The New Guinea Singing Dog, or Singer, is native to the harsh tropical wetlands of the Melanesian region and is traditionally associated with the early morning delivery of milk to the homes of local residents, a practice which continues to this day. The people of the towns and villages of New Guinea write messages such as ’2 pints of red top’ or ‘no milk today please milkie’ and leave them in empty milk bottles on their doorsteps for the Singer to collect. The Singer then delivers milk along with eggs, cream, cheese, butter, yoghurt and juice as requested. The dog has a reddish brown coat but wears an immaculate white uniform with contrasting red piping when going about its business.
A relative of the wild Australian Dingo and curiously fox-like in appearance, the Singer was isolated from other breeds in its native territory for as many as six thousand years. In recent times, no doubt partly due to the rise of the supermarket, populations have dwindled to such an extent that the breed’s conservation status is now classed as ‘vulnerable’ by the International Union for Conservation of Nature (IUCN).
The Singer usually goes to bed in the late afternoon and rises in the early hours of the morning. It sleeps close to its dairy produce so it can keep an eye on things and make sure nothing is stolen (in the jungle there are no rules and life is tough). Although the breed is short sighted and often needs to wear spectacles it sleeps very lightly and is difficult to deceive.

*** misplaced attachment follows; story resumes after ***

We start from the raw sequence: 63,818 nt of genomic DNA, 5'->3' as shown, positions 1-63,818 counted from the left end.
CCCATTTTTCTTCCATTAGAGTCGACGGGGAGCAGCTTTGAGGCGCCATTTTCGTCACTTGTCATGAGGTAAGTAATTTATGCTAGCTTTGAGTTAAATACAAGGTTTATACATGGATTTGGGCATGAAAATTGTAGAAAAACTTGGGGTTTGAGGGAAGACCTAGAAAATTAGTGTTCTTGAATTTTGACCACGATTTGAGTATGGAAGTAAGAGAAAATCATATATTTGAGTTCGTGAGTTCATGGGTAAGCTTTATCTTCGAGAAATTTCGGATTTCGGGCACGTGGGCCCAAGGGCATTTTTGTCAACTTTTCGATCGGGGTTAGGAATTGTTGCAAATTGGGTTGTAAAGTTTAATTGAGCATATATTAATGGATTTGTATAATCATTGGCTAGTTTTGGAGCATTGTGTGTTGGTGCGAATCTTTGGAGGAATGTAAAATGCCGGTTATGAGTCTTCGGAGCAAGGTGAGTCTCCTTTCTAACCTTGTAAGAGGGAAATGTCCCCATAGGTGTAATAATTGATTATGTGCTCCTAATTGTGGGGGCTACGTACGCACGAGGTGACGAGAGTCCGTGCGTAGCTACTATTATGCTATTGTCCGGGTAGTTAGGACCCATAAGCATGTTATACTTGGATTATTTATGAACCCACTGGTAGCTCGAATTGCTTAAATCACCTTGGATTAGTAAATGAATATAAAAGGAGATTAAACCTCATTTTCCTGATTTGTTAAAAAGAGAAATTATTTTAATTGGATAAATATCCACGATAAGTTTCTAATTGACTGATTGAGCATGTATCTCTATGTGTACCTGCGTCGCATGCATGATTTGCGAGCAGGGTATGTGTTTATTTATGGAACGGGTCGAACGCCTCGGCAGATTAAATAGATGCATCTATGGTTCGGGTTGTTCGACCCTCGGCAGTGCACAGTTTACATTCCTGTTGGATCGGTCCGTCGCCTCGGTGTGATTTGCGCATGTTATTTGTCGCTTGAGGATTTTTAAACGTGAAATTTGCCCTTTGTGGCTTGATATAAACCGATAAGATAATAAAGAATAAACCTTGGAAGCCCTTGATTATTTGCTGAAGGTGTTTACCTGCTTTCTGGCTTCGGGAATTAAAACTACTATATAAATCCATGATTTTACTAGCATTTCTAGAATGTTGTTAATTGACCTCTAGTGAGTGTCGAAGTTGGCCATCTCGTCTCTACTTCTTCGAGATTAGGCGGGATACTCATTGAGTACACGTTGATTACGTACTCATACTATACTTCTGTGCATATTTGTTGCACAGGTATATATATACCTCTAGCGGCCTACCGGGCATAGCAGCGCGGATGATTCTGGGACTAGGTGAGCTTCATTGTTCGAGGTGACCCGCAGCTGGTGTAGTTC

The New Guinea Singing Dog bonds for life. To attract a mate the Singer goes alone into the forest to sing its unique and beautiful song. In Melanesia, it is said that the sound of the Singer’s voice is so beguiling that even human beings have been enticed! To listen to the sound of a NGSD singing, click here.
The New Guinea Singing Dog is undomesticated and as such makes a challenging pet. It is essentially a wild animal and you will have a job on your hands if you decide to take one into your home. The Singer is a very robust and energetic dog which loves to run and jump and play well into old age. In its homeland people say that one day it will fly away and never return.